Fall camping stories
Even though the sun blinded us if we sat on the wrong side of the line of tables scattered around the campfire, the conversations were low and lulling. Most of our group are (or were once, having moved) church friends, and many have air line or FAA or travel stories to recite in turn.
Conversations like these get spoken around a fire pit as the night-cooled breezes fill in the spaces between us and it’s so tempting to close the eyes and doze for a moment.
I couldn’t turn to see who was speaking (the sun, again) but I knew most of their voices and could follow along quite well, even with their wives or husbands’ vocal editing.
“When we moved in 1968, we….”
“No, honey, it was in 1970.”
“It was ’68, because that was the year Petey was born.”
“You think I can’t remember being in labor for him? Nine hours….”
“Well, whatever. It was the year we moved….”
And so it went, in the sparkling air of an October morning, as one person or another chimed in with his or her story. Gradually the conversation merged with a new topic, mostly of the challenge of health concerns. Amazing how the stories sound as we catch up with friends we have not seen since our last campout here on West Point Lake. Several in this group have survived some very puzzling maladies – one that the Mayo Clinic could not diagnose – and one all-too diagnosable, renal failure. All were better this year than last year. The woman with renal failure has been taken off the national transplant roster.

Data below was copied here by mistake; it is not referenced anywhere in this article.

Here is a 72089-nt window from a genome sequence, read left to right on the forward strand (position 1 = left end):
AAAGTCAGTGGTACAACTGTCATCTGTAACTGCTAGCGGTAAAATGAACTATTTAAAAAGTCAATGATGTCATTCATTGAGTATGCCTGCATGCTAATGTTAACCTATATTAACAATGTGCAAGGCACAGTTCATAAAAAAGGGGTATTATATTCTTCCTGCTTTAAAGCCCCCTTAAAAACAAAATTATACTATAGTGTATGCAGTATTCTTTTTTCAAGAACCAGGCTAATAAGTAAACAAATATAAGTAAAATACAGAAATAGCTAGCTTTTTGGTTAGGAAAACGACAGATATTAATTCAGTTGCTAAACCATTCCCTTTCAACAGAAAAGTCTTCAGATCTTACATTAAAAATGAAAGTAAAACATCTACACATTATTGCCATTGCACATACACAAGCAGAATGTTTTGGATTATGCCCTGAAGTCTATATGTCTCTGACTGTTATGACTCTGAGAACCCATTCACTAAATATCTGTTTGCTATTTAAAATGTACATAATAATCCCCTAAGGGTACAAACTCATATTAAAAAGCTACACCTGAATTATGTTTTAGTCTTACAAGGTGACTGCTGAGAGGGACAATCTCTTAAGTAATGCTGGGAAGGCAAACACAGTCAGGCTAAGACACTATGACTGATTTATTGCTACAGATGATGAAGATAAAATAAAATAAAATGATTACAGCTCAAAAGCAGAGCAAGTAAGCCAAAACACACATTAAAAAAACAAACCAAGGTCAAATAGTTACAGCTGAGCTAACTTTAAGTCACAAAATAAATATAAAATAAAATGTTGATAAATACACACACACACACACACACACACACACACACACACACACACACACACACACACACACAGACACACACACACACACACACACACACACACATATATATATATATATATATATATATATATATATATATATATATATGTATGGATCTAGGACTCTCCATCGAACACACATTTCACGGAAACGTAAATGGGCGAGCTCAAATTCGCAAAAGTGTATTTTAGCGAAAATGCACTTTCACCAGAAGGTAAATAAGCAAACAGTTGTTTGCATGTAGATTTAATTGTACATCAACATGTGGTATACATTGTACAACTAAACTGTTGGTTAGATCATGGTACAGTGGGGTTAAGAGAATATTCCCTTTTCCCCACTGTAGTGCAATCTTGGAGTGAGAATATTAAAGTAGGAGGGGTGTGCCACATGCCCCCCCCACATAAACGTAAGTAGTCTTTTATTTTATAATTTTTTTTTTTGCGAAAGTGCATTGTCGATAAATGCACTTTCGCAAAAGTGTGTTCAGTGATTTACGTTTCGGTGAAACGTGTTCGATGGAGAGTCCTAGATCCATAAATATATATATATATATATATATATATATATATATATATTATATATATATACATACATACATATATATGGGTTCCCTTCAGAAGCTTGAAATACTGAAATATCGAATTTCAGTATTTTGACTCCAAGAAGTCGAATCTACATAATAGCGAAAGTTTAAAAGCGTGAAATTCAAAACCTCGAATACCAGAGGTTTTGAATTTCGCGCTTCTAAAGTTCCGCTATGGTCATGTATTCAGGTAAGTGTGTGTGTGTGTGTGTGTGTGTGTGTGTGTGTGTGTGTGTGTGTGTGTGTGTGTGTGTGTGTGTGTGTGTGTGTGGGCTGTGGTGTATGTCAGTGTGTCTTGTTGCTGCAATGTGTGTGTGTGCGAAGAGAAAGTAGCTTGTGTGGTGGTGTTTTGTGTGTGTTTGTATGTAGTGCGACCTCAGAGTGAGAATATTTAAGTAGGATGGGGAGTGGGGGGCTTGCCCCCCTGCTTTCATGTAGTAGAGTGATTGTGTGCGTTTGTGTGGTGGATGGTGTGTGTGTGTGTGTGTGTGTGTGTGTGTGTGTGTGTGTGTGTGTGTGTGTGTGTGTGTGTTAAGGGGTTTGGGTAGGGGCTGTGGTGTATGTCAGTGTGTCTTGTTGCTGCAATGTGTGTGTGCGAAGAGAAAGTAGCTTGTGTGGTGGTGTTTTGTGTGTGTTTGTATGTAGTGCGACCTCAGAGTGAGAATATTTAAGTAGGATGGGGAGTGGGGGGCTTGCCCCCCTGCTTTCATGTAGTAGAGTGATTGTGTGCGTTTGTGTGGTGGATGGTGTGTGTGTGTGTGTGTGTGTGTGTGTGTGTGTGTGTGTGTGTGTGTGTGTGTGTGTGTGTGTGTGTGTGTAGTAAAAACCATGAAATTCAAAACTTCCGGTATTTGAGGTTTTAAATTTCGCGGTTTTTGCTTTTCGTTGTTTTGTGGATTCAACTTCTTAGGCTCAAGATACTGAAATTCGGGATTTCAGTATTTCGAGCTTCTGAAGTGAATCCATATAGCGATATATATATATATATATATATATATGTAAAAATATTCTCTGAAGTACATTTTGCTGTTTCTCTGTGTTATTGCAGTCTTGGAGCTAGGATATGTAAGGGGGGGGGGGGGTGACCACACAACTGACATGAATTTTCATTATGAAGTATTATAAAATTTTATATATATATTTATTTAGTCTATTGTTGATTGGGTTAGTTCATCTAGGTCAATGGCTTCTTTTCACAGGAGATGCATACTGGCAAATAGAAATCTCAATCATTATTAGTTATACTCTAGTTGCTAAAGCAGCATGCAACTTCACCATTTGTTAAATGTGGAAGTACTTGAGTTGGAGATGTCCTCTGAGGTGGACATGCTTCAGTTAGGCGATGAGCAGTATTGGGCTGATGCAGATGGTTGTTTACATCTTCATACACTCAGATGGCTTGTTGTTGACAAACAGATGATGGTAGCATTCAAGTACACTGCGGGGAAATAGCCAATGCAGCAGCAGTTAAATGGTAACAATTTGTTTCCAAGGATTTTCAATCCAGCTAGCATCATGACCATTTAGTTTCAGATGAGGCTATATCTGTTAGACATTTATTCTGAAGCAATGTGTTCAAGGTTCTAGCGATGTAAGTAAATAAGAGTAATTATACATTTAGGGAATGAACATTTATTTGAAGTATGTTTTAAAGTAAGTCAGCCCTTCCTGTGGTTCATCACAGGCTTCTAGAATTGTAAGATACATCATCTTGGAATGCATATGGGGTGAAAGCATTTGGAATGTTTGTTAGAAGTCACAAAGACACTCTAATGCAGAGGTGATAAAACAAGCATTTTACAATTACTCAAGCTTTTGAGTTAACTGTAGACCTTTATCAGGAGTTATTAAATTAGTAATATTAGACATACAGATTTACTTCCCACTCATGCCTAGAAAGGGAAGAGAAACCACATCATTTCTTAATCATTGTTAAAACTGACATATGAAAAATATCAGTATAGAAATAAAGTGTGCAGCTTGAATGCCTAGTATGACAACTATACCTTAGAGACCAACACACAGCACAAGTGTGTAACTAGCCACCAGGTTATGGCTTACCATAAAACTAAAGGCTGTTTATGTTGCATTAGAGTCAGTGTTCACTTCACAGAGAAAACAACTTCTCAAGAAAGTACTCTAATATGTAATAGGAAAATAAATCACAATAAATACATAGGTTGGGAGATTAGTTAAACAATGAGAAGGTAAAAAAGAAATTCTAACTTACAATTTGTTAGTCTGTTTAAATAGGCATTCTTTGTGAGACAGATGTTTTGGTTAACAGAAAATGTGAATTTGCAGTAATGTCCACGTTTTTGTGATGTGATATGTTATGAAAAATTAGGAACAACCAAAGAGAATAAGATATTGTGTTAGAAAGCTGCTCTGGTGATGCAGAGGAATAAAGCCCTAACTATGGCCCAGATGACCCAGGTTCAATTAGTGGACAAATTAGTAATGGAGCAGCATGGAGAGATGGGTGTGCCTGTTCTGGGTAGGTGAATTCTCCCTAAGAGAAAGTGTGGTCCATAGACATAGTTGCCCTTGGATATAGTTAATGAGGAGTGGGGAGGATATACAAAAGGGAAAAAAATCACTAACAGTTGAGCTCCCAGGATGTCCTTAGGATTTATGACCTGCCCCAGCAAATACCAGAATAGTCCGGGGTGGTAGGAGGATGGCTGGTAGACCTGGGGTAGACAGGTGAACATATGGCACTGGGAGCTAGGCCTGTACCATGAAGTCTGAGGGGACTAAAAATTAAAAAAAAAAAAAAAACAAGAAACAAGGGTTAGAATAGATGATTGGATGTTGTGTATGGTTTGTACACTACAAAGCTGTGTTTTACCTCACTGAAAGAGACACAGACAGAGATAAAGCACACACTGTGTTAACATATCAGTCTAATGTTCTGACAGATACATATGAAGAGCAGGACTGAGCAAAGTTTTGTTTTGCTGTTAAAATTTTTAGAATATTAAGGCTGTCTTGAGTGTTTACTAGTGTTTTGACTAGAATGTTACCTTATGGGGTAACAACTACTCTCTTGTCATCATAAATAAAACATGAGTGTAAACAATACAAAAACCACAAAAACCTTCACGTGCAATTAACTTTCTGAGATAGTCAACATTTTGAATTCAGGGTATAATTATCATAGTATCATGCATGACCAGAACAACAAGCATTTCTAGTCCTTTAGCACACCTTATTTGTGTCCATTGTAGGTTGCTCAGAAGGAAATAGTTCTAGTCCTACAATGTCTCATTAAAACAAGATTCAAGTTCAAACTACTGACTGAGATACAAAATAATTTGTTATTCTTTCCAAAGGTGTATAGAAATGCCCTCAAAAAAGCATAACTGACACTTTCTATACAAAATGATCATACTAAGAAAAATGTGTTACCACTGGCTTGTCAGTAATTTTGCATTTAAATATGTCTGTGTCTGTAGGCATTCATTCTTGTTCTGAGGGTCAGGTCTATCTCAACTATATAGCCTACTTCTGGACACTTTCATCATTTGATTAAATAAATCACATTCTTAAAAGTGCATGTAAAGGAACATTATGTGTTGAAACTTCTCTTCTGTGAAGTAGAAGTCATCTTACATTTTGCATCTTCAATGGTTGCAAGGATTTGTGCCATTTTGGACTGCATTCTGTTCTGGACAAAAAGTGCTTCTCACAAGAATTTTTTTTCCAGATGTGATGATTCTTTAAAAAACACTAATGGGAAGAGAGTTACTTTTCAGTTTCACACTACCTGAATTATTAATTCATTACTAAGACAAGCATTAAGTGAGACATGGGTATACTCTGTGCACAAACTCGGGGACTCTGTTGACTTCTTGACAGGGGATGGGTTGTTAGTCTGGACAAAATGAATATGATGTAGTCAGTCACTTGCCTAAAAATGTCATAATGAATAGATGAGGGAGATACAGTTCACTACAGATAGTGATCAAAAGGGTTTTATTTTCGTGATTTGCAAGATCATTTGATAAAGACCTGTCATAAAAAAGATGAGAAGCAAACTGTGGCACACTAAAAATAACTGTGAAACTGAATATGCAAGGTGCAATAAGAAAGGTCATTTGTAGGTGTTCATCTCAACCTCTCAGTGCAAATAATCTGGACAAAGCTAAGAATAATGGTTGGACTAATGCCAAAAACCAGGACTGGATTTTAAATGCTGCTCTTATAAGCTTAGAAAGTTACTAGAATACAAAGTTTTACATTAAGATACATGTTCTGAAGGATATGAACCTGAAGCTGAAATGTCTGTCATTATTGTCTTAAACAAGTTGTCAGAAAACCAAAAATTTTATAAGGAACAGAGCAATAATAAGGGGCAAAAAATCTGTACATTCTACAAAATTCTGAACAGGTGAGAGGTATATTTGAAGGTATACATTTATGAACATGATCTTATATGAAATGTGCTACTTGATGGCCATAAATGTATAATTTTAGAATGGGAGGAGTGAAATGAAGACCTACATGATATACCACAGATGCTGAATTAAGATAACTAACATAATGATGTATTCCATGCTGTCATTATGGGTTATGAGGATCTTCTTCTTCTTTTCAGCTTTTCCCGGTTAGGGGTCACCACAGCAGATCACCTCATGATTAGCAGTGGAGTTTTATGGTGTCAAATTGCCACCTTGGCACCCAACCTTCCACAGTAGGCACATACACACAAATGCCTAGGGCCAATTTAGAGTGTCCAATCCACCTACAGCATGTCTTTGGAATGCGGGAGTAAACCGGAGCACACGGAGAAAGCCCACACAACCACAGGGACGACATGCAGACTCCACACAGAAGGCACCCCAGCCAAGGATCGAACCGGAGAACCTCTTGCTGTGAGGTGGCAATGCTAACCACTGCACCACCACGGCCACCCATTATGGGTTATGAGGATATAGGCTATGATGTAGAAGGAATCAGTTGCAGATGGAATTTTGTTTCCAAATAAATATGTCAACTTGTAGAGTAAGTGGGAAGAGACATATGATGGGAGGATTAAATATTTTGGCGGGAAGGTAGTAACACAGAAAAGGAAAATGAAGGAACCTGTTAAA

Better. Not cured, but better. Anyone with an essentially incurable disease would welcome “better.”
The topic somehow shifted to the airlines and the FAA, and the changes in the lives of former colleagues. This far removed, I got the feeling that, for most of them, being laid off turned into a forced change that led to better opportunities in other fields.
Societal ranks in this crowd run the gamut from telling the stories of old friends to welcoming the latest news from the fruitful generation with us today. There were 47 people at worship earlier Saturday afternoon. About a dozen of them were children, tots to teens, plus infants three months old.
“Don’t forget the dogs,” Dave interjects. “They’re such nice doggies.”
In this the 10th year of our biennial gathering, you can imagine how like a family reunion it is, from one year or half-year to the next, the growth of the kids, the satisfaction – and the angst – of the younger adults, the plans of the retirees.
Evening segues into night. Somehow it’s suddenly too dark to see what’s on our plates. We gather up our dishes and leftovers, wash the former in our little motor home, wrap up the latter to refrigerate.
Then back to the fire pit, back to drowsing. We have less to say than we used to, and just try to eavesdrop and keep awake. I’ve dozed off several times.
The moon was full a few days ago, and is still very bright. I wondered if it was bright enough to ignite the goldenrod that daylight had drenched.
And somewhere in a silhouetted pine tree a mockingbird amuses himself by singing out loud.
Life is good.